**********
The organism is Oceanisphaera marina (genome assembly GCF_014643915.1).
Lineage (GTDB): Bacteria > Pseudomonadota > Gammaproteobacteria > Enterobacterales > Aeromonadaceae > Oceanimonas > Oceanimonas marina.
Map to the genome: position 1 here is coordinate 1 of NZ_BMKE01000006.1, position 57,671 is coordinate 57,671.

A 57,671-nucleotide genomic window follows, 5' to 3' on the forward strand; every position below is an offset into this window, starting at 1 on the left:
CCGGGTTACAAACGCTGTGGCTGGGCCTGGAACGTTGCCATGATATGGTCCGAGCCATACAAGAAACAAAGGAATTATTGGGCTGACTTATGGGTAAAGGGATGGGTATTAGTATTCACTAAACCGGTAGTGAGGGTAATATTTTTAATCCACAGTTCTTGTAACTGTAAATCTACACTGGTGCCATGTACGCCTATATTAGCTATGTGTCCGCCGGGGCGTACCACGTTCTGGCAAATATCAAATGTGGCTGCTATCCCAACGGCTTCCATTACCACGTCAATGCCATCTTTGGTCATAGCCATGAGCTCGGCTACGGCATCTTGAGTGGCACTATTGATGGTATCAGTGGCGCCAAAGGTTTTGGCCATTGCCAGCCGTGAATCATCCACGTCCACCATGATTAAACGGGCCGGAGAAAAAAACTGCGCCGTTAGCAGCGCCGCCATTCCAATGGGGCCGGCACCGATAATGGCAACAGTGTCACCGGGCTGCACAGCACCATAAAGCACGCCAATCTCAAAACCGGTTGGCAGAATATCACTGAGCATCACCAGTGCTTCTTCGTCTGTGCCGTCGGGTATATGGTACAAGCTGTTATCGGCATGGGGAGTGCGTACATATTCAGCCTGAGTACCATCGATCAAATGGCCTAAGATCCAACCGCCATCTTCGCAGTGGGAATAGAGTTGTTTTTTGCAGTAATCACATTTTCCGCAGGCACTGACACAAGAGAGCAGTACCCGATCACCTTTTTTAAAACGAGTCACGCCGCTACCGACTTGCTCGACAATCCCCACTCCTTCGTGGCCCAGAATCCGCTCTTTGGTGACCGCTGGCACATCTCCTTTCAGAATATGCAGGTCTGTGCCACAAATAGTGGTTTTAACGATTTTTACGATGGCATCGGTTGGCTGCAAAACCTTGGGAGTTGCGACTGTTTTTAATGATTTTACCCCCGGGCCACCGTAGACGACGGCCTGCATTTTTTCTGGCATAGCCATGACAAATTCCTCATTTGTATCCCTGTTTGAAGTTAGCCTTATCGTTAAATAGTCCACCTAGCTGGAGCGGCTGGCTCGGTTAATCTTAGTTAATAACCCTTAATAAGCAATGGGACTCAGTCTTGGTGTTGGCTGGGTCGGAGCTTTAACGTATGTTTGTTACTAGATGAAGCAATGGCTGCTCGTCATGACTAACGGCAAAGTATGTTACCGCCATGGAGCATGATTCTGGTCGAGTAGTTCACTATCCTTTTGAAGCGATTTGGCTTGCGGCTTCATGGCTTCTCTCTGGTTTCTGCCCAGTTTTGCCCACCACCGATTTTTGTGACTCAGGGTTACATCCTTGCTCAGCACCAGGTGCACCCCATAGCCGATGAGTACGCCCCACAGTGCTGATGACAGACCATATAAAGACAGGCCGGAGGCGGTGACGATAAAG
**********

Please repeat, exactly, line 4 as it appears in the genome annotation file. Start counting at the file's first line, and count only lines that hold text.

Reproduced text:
A 57,671-nucleotide genomic window follows, 5' to 3' on the forward strand; every position below is an offset into this window, starting at 1 on the left: